Even though it has been a century since Vaslav Nijinsky (1890-1950) danced in his prime, his artistic energy flows forward in time, crashing on the Four Season Centre’s stage in a wild wave of visionary brilliance. In fact, the stage holds but cannot fully contain John Neumeier’s Nijinksy, for I still carry the performance with me two days after I saw it.
When I think about the ballet, I am most haunted by the scene set in a Swiss hotel’s ballroom in 1919. There, the title character improvised a solo that turned out to be his final public appearance before schizophrenia made it impossible for him to work (“John Neumeier’s Nijinsky,” by Michael Crabb, Performance Program, page 8).
In the hotel scene, Nijinsky stands holding one hand outstretched overhead, fingers spread wide, his body tense. Slowly, the hand turns into a fist. He drives the fist into his mouth, and as his arm continues to push down, the force of this movement pushes him all the way to the floor. He lies there with his fist still in his mouth, stunned by this primal act of self-inflicted violence.
When my eyes followed the trajectory of that cruel driving fist, I witnessed a moment of pain so raw and private that I felt I shouldn’t be watching it. The dancer’s anguish and despair felt real. The fist’s repression hinted at a buried scream that it was desperate to silence. The character’s struggle within himself literally brought him low, a dancer known for his spellbinding leaps now slapping the floor with his hands.
The second scene that I cannot forget arrived in the second act. Asylum inmates in dove-gray ballet costumes hoist up from their midst a Broken Boy.Â He stands on the shoulders of two male inmates, and each member of the group that encircles him raises one arm straight up in the air, their palms the face of prayer.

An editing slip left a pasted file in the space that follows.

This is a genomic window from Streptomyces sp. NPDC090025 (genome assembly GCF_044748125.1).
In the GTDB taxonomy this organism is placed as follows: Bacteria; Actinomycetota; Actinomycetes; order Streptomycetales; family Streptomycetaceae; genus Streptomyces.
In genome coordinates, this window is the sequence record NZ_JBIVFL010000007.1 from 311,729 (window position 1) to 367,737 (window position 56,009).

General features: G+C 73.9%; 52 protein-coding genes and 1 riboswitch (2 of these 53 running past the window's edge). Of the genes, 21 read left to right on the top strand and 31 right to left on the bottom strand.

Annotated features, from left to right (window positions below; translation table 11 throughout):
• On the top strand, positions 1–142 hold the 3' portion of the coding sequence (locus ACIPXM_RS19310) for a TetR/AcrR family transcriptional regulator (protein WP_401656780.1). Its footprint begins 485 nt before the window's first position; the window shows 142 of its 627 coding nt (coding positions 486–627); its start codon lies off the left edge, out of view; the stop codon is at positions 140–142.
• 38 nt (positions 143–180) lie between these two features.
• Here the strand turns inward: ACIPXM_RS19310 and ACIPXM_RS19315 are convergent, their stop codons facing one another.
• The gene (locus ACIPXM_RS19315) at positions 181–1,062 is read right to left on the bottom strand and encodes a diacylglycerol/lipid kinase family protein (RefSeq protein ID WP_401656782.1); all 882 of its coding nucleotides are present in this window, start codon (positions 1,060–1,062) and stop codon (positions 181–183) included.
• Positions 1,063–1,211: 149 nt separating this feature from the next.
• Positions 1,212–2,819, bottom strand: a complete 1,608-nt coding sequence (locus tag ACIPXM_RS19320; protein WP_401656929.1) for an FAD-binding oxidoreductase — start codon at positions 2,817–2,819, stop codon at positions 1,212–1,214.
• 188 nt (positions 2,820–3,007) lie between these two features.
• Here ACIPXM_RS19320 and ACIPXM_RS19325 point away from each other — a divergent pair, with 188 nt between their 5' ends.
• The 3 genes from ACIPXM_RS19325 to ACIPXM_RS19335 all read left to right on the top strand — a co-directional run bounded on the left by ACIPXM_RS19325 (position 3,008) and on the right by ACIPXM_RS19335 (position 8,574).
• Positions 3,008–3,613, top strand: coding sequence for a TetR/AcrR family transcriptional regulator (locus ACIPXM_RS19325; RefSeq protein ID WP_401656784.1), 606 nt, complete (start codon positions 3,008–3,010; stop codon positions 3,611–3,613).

When soldiers dressed in green jackets and briefs storm the asylum, the Broken Boy gets crushed as they stomp around him in unison, their aggressive dance not softened by the presence of a woman with long hair in a body stocking. The Broken Boy tries to run but gets stuck. He is bent over, one of his hands steadying him on the floor while the other flies up. His jacket flops over his head as his legs spin in useless circles, going nowhere.
Looming over the intense turmoil are two large illuminated circles that tilt oppressively. The choreography mirrors the circles in a pattern that Nijinsky follows as he twirls with his arms overhead in a perfect circle. At one point, an anonymous dancer circles the still figure of Nijinsky as if he is a Maypole. And during the Scheherezade dance, lines of dancers break off into circles like arcing beads of earth magnets as Nijinsky swoops lyrically, his body and arms creating symmetrical half-circles of constant movement.
The heartbreaking beauty of Nijinsky communicates what human disconnection feels like (hands and arms that undulate in proximity but rarely touch) and the suffering of a person crashing on the rocks of isolation and pain. Nijinsky’s psychological struggle reveales itself in unforgettable images: the fist in the mouth, the Harlequin kicking the stage wall, the Golden Slave with his arms crossed overhead as if bound by a rope, the man in the straightjacket rolling across the floor, and the long lengths of red and black velvet that twine around Nijinsky’s limbs in the final scene.
As a grateful viewer of this powerful ballet, I’d like to thank John Neumeier and the National Ballet of Canada for expanding my understanding of Nijinsky and teaching me through dance what no psychology or history textbook could express with such visceral impact.